KUALA LUMPUR, Malaysia -- The Malaysian military says it has radar evidence showing the missing Boeing 777 jetliner changed course and made it to the Malacca Strait, hundreds of miles away from the last location reported by civilian authorities.
The development injects new mystery into the investigation of the flight's disappearance.
Local newspaper Berita Harian quoted Malaysian air force chief Gen. Rodzali Daud as saying radar at a military base had detected the airliner near Pulau Perak, at the northern approach to the strait.
A high-ranking military official involved in the investigation confirmed the report on Tuesday and also said the aircraft was believed to be flying low.
The official spoke on condition of anonymity because of the sensitivity of the information.
More than three days after the Boeing 777 disappeared en route from Kuala Lumpur to Beijing, no trace of the plane has been found in waters between Malaysia and Vietnam that have been scoured by more than 40 planes and ships from at least 10 nations.
The plane, carrying 239 people, dropped off radar less than an hour into the flight without sending out a distress signal. Authorities have said it may have attempted to turn back to Kuala Lumpur, but they expressed surprise that it would do so without informing ground control.
Malaysia Airlines said in a statement that search and rescue teams expanded their scope to the Malacca Strait between Malaysia's western coast and Indonesia's Sumatra island - the opposite side of Malaysia from the plane's last known location.
To reach the strait, a busy shipping lane, the plane would have had to cross over the country, presumably within the range of radar.
CBS News correspondent Chip Reid reports that the waters between Malaysia and Vietnam are relatively shallow. But shallow water presents its own problems - tides and currents are stronger, scattering debris more quickly. Shallow water can also confuse sonar, sound waves used to locate objects on the ocean floor.
Oceanographer David Gallo led the 2009 search for Air France Flight 447, which went down in deep water in a remote section of the Atlantic Ocean. Search teams located the wreckage within five days but it took another two years to the flight data recorders in an underwater mountain range,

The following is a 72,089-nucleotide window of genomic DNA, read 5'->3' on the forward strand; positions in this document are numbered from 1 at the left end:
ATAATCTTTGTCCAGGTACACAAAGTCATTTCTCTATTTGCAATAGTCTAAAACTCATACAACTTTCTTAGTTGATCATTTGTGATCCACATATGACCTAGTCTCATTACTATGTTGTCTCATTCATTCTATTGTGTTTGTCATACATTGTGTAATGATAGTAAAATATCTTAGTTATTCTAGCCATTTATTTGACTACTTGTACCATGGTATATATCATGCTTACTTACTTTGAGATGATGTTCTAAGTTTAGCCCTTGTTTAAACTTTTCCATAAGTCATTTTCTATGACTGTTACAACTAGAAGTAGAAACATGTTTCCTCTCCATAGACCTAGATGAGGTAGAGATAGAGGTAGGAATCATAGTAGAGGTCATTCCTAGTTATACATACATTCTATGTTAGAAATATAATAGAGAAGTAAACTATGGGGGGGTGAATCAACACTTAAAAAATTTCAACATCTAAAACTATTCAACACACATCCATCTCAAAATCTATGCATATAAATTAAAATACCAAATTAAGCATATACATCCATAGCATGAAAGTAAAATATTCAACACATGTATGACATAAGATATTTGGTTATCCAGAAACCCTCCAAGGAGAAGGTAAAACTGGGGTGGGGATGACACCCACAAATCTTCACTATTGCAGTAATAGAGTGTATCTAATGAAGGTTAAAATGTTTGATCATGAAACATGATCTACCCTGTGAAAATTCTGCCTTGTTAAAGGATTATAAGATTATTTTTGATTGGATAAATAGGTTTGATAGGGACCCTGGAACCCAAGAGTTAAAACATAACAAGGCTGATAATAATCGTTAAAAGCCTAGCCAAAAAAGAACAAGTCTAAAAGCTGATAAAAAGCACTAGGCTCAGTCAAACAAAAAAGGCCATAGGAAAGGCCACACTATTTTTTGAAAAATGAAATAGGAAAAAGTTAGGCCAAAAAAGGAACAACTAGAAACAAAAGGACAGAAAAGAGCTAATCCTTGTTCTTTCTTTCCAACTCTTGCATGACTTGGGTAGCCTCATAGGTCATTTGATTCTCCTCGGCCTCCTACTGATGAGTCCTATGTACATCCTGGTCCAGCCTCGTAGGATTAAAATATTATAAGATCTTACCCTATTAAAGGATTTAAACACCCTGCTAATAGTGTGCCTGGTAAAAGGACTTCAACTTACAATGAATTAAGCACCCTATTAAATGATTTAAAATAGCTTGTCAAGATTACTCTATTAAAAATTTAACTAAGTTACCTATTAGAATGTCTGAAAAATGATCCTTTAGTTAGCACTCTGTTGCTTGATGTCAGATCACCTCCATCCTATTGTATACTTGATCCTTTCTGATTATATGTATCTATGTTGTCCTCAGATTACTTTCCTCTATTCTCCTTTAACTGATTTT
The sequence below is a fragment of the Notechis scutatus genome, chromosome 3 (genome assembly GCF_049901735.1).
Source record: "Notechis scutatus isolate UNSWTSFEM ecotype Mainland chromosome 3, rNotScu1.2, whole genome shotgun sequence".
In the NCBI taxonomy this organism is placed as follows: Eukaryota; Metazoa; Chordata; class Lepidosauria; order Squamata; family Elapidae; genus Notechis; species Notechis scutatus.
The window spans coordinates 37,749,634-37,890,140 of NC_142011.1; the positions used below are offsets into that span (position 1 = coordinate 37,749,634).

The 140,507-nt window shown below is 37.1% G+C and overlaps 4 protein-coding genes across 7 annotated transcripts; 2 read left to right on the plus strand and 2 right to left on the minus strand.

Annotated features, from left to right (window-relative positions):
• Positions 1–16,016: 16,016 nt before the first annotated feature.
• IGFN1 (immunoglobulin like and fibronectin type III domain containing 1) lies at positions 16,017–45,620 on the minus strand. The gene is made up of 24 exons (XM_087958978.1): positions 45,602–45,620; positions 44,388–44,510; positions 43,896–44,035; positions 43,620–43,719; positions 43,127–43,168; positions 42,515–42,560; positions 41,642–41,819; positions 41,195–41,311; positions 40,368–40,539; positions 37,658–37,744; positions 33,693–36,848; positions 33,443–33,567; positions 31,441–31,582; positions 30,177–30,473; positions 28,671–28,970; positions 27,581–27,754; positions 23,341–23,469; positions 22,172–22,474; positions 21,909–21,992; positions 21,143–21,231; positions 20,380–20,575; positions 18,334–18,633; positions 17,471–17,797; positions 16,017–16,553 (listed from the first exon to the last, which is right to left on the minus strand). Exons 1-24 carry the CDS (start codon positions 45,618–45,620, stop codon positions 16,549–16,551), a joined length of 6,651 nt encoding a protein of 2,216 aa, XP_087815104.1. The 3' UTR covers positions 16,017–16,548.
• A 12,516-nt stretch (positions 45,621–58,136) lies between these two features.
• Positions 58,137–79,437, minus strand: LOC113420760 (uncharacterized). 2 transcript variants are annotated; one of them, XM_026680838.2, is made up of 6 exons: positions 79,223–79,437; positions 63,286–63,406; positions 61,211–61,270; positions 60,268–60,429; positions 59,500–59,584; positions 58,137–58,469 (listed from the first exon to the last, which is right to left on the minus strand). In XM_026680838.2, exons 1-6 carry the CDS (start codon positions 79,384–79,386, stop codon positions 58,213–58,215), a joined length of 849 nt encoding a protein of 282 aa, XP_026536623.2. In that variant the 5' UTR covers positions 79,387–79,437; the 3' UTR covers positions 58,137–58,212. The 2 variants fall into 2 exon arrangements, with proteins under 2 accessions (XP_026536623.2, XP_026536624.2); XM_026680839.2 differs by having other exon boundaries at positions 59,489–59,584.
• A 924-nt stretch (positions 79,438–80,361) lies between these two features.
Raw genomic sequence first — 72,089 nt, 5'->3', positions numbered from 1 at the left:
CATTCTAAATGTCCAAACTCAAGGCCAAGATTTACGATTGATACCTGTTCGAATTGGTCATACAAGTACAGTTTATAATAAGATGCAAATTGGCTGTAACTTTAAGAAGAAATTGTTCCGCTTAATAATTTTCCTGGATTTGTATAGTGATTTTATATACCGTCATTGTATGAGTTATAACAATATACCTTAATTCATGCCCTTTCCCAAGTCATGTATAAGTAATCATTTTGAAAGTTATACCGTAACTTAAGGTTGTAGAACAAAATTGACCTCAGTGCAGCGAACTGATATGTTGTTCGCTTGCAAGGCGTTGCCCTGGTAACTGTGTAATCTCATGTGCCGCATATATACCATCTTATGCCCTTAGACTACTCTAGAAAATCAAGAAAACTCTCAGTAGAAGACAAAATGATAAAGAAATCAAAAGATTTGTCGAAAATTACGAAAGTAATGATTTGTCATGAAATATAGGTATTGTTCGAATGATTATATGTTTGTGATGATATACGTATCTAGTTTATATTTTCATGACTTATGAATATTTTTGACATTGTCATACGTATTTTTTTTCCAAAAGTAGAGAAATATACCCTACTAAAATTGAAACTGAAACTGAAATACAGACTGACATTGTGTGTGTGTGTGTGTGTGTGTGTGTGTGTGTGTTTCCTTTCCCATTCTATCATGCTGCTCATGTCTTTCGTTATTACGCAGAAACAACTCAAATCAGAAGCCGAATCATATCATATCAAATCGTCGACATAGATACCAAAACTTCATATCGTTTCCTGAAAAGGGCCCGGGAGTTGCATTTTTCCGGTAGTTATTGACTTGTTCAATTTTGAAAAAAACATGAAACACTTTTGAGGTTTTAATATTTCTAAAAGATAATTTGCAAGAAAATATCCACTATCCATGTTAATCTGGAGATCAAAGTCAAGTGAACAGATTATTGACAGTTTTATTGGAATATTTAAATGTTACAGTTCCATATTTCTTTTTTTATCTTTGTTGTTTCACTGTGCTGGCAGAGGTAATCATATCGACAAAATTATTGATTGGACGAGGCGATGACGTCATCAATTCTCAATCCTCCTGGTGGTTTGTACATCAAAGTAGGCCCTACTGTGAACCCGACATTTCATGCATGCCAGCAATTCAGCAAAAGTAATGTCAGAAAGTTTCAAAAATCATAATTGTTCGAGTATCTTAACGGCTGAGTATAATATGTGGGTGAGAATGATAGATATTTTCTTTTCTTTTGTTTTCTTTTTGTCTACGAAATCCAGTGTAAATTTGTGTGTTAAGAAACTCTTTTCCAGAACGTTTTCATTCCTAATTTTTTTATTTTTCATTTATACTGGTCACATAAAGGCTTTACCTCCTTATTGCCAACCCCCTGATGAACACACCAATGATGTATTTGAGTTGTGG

"I always like to think that we need to start by finding the haystack, and then we can look for the bits of the needle in that haystack and in this case the haystack is huge because we just don't have the clues," Gallo told CBS News.
An earlier statement said the western coast of Malaysia was "now the focus," but the airline subsequently said that phrase was an oversight. It didn't elaborate. Civil aviation chief Azharuddin Abdul Rahman said the search remained "on both sides" of the country.
Also Tuesday, authorities said two people who boarded the flight using stolen passports were Iranians who had purchased tickets to Europe. Their appearance on the flight had raised speculation of a possible terrorist link.
Malaysian police chief Khalid Abu Bakar said investigators had determined one was a 19-year-old Iranian, Pouria Nourmohammadi Mehrdad, and that it seemed likely he was planning to migrate to Germany.
"We believe he is not likely to be a member of any terrorist group," Khalid said.
Interpol identified the second man as Seyed Mohammed Reza Delavar, a 29-year-old Iranian, and released an image of the two boarding a plane at the same time. Interpol Secretary General Ronald K. Noble said the two men traveled to Malaysia on their Iranian passports, then apparently switched to their stolen Austrian and Italian documents.
He said speculation of terrorism appeared to be dying down "as the belief becomes more certain that these two individuals were probably not terrorists." He appealed to the public for more information about the two.
Malaysia Airlines, meanwhile, said it is investigating an Australian television report that the co-pilot on the missing plane had invited two women into the cockpit during a flight two years ago.
Jonti Roos described the encounter on Australia's "A Current Affair." The airline said it wouldn't comment until its investigation is complete.
Roos said she and her friend were allowed to stay in the cockpit during the entire one-hour flight on Dec. 14, 2011, from Phuket, Thailand, to Kuala Lumpur. She said the arrangement did not seem unusual to the plane's crew.
"Throughout the entire flight, they were talking to us and they were actually smoking throughout the flight," Roos said.
Roos didn't immediately reply to a message sent to her via Facebook.
The missing plane took off from Kuala Lumpur, on the western coast of Malaysia, early Saturday en route to Beijing.
t flew across Malaysia into the Gulf of Thailand at 35,000 feet and then disappeared from airport radar screens.
China, where two-thirds of the passengers are from, urged Malaysian authorities on Tuesday to "speed up the efforts" to find the plane. It has sent four ships, with another four on the way.
The United States has sent two Navy ships, at least one of which is equipped with helicopters, and a Navy P-3C Orion plane with sensors that can detect small debris in the water.
Vietnamese planes and ships are also taking part. Lt. Gen. Vo Van Tuan, deputy chief of staff of the Vietnamese People's Army, said authorities on land have also been ordered to search for the plane, which could have crashed into mountains or uninhabited jungle. He said military units near the border with Laos and Cambodia had been instructed to search their regions also.
"So far we have found no signs ... so we must widen our search," he said.